On a bright sunny day, while us millennials are enjoying our social media in the only room that receives Wi-Fi, a chipper woman in a blue bandana, a red tank top, and black capris walks through the door with a large white bucket containing green leaves spilling out the sides in each hand. This woman introduces herself as Johanna, who will be cooking meals for us as we stay at our ecovillage hostel. She gave a small introduction about herself and then went into detail about food around the ecovillage. Johanna shared how she got these leafy green vegetables from the local farmer who does not put a price on his produce. Instead, the shoppers must decide what the produce is worth, and he accepts the payment. Johanna informed us about each vegetable she has picked up and how she is going to make a delightful salad for us for lunch. Johanna picked up the buckets and headed to the kitchen where she seemed to put her heart and soul into every bit of food she plans to put on the table. Every plate is impossible to resist.
The more we studied the importance of food in Ireland and the influence it has on the culture, the more I understood Johanna’s joy in the kitchen. I felt it for the first time when my half of the class was asked to put a dinner on the table for 22 people. At first, it was a feeling of panic. What will we make? How do we accommodate the unique dietary restrictions? These were just a couple of the questions running through my head. Eventually, we came to the decision that we would make breakfast for dinner, an idea that everyone seemed to enjoy. We shopped in Centra, a local food store, and searched for foods that were made locally. The eggs, fruit and brown bread all came from local producers. The rashers (bacon), Irish black pudding, and the sausage were all Ireland meats, but we really could not pinpoint where they came from. The idea of shopping locally and supporting small businesses was always running through our minds, but we came to a point where we really just wanted enough food on the table to feed 22 hungry humans. After a ton of hard work in the kitchen, we put our meals on the table and awaited any criticism. Thankfully, everyone loved every part of the breakfast for dinner (especially the mimosas).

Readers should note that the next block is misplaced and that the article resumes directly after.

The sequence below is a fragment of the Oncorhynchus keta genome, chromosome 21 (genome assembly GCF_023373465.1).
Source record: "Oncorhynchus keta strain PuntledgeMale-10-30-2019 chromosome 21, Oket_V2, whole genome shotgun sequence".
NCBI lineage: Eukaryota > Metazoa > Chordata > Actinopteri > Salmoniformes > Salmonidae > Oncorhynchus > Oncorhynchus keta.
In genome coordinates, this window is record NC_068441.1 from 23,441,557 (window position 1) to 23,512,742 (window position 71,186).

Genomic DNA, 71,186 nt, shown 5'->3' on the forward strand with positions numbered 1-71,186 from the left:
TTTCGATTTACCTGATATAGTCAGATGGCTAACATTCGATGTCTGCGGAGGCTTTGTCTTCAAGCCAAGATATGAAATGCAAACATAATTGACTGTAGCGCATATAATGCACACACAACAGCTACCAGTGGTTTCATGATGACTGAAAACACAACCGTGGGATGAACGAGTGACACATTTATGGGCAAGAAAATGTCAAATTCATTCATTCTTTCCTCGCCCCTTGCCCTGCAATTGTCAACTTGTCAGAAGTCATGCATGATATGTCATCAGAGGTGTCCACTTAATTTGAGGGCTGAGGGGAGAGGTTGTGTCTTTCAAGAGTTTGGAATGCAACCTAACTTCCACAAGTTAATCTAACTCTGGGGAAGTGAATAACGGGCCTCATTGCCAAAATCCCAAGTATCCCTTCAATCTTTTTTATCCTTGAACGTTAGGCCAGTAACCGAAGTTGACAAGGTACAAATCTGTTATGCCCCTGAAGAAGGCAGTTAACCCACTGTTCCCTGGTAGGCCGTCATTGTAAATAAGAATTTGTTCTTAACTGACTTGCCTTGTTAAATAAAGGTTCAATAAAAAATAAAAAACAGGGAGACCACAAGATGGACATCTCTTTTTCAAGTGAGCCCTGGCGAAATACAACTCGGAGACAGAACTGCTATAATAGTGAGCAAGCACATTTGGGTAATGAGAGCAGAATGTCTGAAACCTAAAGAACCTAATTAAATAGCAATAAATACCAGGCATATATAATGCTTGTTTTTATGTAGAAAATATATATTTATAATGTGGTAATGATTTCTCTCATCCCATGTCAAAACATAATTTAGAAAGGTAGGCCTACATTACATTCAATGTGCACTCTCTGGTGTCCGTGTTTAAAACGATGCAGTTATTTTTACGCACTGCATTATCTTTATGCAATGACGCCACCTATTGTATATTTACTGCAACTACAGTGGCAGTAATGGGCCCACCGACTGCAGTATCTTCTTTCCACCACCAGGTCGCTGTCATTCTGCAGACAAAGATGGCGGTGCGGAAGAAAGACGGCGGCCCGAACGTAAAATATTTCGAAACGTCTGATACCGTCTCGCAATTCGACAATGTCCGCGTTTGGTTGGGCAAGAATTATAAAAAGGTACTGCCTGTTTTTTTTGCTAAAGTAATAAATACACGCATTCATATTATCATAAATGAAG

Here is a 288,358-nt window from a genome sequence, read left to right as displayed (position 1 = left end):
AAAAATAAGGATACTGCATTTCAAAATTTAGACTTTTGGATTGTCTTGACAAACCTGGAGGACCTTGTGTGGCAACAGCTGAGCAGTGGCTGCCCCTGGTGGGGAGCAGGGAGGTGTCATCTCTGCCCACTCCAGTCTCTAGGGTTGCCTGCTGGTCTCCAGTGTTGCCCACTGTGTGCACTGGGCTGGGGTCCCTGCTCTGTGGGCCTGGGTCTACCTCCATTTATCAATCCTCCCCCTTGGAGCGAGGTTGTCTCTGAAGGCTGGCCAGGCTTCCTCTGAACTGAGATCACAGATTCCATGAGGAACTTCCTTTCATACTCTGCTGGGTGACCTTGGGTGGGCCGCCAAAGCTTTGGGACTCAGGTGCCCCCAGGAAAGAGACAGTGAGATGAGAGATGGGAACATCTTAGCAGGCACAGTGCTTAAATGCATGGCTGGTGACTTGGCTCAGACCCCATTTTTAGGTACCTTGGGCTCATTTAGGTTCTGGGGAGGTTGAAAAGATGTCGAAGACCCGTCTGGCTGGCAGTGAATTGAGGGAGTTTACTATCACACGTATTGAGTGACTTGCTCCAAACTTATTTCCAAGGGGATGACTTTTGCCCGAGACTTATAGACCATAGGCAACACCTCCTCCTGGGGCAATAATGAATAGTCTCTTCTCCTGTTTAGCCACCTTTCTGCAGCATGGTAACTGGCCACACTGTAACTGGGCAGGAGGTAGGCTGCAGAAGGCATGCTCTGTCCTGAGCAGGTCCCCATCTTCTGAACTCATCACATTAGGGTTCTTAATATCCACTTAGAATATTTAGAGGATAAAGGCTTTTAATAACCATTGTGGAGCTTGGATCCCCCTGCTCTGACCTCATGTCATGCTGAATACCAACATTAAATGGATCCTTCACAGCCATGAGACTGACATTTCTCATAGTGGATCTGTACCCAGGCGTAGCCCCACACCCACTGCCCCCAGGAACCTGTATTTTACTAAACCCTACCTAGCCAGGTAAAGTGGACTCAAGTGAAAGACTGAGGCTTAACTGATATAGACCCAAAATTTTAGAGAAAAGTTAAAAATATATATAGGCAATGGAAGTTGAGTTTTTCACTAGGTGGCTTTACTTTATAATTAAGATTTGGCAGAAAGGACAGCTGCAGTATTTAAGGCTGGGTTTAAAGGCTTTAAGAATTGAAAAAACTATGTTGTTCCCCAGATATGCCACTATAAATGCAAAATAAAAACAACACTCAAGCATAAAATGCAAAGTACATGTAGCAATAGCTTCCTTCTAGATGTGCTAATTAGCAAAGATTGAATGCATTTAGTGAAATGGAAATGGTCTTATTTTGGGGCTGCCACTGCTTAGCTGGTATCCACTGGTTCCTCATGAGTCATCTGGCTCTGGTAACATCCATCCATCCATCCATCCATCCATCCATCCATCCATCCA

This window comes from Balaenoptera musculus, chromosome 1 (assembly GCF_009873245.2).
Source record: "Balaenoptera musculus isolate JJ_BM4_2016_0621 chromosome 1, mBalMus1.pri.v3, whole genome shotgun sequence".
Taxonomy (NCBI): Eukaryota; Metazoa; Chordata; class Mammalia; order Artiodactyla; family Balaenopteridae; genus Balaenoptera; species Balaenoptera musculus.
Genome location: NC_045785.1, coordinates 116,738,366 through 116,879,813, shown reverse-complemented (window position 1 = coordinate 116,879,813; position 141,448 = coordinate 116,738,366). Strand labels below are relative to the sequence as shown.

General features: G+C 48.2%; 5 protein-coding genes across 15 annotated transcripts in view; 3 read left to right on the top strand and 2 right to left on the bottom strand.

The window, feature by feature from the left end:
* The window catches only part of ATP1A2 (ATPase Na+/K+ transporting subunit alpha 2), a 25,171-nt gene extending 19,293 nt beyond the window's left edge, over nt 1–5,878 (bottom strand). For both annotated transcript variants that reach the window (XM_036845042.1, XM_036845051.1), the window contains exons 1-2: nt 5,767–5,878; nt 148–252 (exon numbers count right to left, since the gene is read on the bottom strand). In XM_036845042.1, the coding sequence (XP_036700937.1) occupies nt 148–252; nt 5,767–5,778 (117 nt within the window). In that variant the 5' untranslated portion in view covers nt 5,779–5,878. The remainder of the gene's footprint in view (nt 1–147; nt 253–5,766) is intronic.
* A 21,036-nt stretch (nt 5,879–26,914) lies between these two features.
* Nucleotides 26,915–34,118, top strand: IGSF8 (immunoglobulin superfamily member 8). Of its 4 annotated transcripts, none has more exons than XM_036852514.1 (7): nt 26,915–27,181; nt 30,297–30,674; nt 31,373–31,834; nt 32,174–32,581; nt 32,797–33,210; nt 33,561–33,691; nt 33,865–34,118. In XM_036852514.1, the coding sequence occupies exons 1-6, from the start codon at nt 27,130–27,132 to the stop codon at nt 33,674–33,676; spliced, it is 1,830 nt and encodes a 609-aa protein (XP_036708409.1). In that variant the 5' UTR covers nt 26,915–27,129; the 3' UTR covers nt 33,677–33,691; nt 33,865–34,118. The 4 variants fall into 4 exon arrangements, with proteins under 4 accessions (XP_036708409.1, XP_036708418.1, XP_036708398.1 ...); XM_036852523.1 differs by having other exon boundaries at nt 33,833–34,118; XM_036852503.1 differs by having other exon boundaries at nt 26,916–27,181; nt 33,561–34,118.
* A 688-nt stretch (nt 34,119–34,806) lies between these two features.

This experience of making dinner for a large group, allowed me to understand what Johanna feels every time she cooked for us to a certain extent. We immersed ourselves into the food for the sake of other people’s enjoyment. While in Ireland, I think this has been a huge difference than when in the United States. Every meal that is put in front of us seems to be made with so much pride and hope for the person to truly be happy while eating it. Food in Ireland is a large part of their culture and with every meal, it is proven that their pride in their country is endless.